So, you have a screenplay and want to turn it into a film?
We have to tell you right away – it won’t be easy. Even a seemingly outstanding movie idea can’t always make it to the top because the cinematography industry is so competitive.
If you think about it, many film directors and producers struggled with their screenplays, too. Take George Lucas, for example – no one wanted to pick up the idea of Star Wars because it was an “indie movie.” Many years later, Lucas sold the franchise to Disney for $4 billion.
So, of course, there’s always a chance for your screenplay as well. However, it might not be good enough to get noticed just yet, and you’ll have to go a few extra steps to improve it.
What are these steps?
Let’s take a look.
1. Improve the Quality of Your Screenplay
If you think that your screenplay is already good enough, think again! You should be ready for the harsh reality – most likely, your work will be heavily judged by people who’ve worked in the industry for many years. Besides, a little self-criticism never hurt anyone.
So, how can you improve the quality of an already existing screenplay?
- Research the works of maestros. Aside from the theory on screenwriting (that’s an obvious must), read actual screenplays – this will help you establish and improve your own style. UCLA has excellent collections of screenplays in free access, make sure to check them out.
- Analyze the structure. There should be a distinction between the three essential parts of a screenplay – setup, conflict, and resolution. The reader should also be able to see the dynamic development of the characters and a detailed outline of the setting.
- Make sure the plot is relatable. A good screenplay serves people right here, right now. It is relevant to the current society, as it reflects its problems. If it does, it will draw the interest of the wider public.
Indeed, there is a chance that you’ll have to rework your script several times, but it’s worth the effort. The only thing is to keep your hopes up – even if your screenplay gets rejected, take it as an opportunity to improve, not a signal to give up.
2. Think of the Target Market and Audience
Where would you like your work to be adapted into a film? Depending on the location, you will have to modify your screen to keep it relevant to the target audience.
The bare minimum you’ll have to do is localize your script, which means translating it considering the local peculiarities of a specific country or region. In other words, you’ll have to study the language and culture of your target audience to make sure your script doesn’t contain any taboos or inconsistencies.
Let’s give you an example. Suppose you’d like your script to be adapted to the German audience. As you learn German language and culture, you’ll find out about different taboos like, for instance, rolling down the window to chat with a passer-by (which is quite common in North America, especially in the USA). A typical American OK sign is also not allowed to be used in Germany – it’s a rude gesture.
The problem and message presented in your screenplay should also be relevant to the target market and audience. Otherwise, there will be no interest among the public to check out the movie.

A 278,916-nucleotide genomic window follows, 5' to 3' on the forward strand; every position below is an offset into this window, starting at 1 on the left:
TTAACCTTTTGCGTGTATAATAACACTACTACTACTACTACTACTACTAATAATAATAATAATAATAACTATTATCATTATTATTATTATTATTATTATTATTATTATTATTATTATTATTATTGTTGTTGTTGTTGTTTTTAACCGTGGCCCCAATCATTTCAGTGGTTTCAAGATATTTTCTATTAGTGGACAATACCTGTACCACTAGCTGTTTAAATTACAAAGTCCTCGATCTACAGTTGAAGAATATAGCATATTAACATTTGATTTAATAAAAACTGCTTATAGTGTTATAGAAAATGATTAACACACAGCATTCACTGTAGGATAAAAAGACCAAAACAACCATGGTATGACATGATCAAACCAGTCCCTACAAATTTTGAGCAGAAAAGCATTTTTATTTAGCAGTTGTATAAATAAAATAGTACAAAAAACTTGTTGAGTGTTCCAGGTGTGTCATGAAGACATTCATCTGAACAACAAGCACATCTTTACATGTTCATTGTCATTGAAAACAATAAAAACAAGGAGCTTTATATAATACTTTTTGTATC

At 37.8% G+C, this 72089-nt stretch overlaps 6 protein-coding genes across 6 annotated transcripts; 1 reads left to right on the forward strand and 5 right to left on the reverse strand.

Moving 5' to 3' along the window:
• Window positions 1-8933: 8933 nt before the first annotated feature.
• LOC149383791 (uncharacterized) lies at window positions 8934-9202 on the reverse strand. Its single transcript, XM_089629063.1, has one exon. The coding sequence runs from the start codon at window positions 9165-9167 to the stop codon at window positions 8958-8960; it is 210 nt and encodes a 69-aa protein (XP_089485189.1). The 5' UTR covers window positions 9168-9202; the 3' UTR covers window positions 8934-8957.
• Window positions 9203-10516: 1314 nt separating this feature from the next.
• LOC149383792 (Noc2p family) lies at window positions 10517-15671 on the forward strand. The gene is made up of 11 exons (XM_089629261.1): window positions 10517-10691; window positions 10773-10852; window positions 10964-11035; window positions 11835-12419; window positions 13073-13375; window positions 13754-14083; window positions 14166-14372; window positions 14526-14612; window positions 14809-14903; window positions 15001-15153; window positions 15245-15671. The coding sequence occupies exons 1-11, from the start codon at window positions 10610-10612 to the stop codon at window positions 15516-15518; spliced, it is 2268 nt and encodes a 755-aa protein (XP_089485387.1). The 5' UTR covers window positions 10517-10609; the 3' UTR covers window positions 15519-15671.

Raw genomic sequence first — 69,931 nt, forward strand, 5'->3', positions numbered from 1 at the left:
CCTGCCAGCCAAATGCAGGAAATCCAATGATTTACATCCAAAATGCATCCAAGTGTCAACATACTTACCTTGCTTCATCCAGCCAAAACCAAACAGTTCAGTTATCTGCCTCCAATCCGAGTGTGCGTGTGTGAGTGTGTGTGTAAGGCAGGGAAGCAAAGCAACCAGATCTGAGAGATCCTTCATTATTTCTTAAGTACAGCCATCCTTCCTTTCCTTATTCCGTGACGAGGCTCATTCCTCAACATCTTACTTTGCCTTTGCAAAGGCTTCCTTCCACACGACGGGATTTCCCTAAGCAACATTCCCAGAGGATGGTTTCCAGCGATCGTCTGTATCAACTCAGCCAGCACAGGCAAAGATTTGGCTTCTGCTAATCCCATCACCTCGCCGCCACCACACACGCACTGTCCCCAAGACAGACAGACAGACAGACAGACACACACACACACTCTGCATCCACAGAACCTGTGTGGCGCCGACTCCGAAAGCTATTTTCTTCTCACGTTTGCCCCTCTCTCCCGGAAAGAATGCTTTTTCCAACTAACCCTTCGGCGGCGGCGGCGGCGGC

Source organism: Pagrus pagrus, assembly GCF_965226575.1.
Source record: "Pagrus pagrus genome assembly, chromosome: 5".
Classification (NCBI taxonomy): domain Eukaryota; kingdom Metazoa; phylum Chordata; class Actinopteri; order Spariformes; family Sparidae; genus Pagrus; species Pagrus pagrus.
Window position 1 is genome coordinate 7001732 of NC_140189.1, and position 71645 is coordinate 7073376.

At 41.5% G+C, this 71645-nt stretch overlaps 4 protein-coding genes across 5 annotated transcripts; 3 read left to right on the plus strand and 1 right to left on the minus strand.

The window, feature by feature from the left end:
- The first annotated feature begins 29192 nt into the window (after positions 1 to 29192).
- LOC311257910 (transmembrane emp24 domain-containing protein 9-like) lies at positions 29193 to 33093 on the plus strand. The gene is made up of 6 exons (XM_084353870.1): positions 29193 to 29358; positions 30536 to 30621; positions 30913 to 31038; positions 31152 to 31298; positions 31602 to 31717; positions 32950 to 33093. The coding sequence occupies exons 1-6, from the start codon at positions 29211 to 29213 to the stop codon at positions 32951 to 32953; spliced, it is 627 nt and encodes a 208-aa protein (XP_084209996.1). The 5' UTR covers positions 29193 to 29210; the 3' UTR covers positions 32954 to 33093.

3. Film a Trailer and Get It Noticed
It’s one thing to read the screenplay, but it’s a whole other story to watch the short screen version of it. So, if you want to increase the chances of your screenplay getting produced, you need to create a short trailer and get it noticed.
Alright, let’s say you have a trailer. How can you spread the word about it?
Here are some options:
- Enter competitions. If you have no money to hire agents or marketers, participating in a contest is the best way to get your screenplay noticed. You can still submit your works to the 2022 Script Pipeline, Austin Film Festival, and the CineStory Competition.
- Join cinematography communities. Aside from participating in competitions, you can look for film communities off- and online. There, you can find independent filmmakers who can turn your screenplay into a motion picture.
- Attend film festivals. Even if your screenplay is not ready yet, you still need to work on building your connections. Film festivals are a great opportunity to meet people like you who dream of getting into the movie industry. Maybe you can work on a project together? By the way, make sure to check out our piece on film festivals in Canada to know which ones to attend.
Of course, if you have the budget for it, you can hire an agent or a marketing agency to promote your screenwriting talent and get your script noticed. This way, you can focus on improving your screenplay while they look for opportunities to get the right people to see it.
Over to You
Being a talented screenwriter is great, but you’ll also have to work hard to get your talent noticed. Otherwise, you’ll keep writing without any film adaptation prospects, and no one will ever learn how talented you are and how outstanding your ideas can be.
So, work consistently on improving the quality of your screenplay by enhancing your style, doing research, and adapting the script, making it relatable to the target audience. And, of course, build your network! Attend festivals, join communities and participate in competitions. The more persistent you are, the higher chances your screenplay will have at getting noticed.
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